Why Téa Mutonji wanted her first short story collection to challenge what diverse literature is supposed to be
Shut Up, You're Pretty, a short fiction collection by Téa Mutonji, uses sharp prose and imagery to explore narratives of young women coming of age in the 21st century.
Mutonji, who was born in Congo and grew up in the Galloway neighbourhood of Scarborough, Ont. — where the book is set — weaves together loosely connected stories with themes of race, identity, sexuality and femininity.
The first steps
"I knew what I wanted to do, which is to create a collection of stories that were forcing certain identities upon certain people, but who were also very closely tied to Loli, the protagonist.
"I first made a character chart. I made this list of experiences that Loli could potentially have. I jotted down different roles she could have played and different stereotypes that could have been attached to her.
"I started doing the same thing for the setting, Scarborough, which is in the east end of Toronto. I already knew the book was going to be based in Scarborough, I knew the city well enough that I could play with it in a way that felt realistic.
"I then realized that Loli and Scarborough had a lot in common. They both have that same conflict where people say one thing about it/them when it's completely something else. They both have a certain perception and a forced-upon identity that boxes them in. It's a narrative that Scarborough has historically fought to break out of. I thought it would be interesting for Loli to have that same dynamic and relationship."
The Scarborough setting
"I wanted the landscape of Shut Up, You're Pretty to be real because when you have a recognizable landscape everything else feels real. I was on Google Maps when writing each of the stories. I love when a story feels like a memory. For me, truth isn't in the narrative, it's in the details.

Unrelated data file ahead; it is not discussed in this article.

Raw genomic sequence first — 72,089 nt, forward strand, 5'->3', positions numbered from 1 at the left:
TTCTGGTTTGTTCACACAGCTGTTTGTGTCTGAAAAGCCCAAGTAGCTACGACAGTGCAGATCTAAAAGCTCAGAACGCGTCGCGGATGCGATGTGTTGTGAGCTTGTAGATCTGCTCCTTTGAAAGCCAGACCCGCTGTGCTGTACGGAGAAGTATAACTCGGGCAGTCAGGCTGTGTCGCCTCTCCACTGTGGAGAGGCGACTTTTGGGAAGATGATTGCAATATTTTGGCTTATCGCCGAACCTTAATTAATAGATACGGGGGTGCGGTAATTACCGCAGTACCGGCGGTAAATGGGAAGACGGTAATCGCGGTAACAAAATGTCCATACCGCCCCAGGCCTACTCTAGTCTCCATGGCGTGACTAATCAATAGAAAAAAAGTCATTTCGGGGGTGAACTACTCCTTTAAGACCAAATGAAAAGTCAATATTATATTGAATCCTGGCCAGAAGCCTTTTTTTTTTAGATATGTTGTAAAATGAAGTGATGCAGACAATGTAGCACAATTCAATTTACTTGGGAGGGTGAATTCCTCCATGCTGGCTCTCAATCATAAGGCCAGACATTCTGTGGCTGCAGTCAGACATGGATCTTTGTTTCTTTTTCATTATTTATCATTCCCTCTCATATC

"I live in downtown Toronto now but I went back to Scarborough and I walked around. My biggest shock was how many people I grew up with still live there. I started to remember Galloway differently. It was an interesting feeling and I wanted to depict it through text."
"One of the stories in the book talks about a boy being beaten to death and the community's reaction, which was kind of a positive reaction as opposed to fearful. Instead of the characters being scared, they opened up their heart to celebrate the boy's life. In real life, that story never happened. I've never personally witnessed death that closely. But I took that concept and feeling of celebrating joy and life and put them in my book."
A single experience
"I was first writing these stories independently and I realized that I was writing the same character for the protagonist. I wanted to explore why I was doing that. I didn't want to write a collection of short stories about a young black woman living her life and have it be suggested that it was the experience of all black women. I did understand, however, that it would probably be regarded as such because we don't have enough young women of colour writing.
"I decided to keep it to one character so this could be viewed as one experience. That was important to me, to show that this is one woman experiencing different women in multiple ways and experiencing different experiences in multiple ways. This is not at all the experience of every person of colour, of every women, of every immigrant and of every person from that Galloway neighbourhood.
"Through wanting to do that, it became easier to write these stories. That decision helped me stay on track to write the book."
Téa Mutonji's comments have been edited for length and clarity.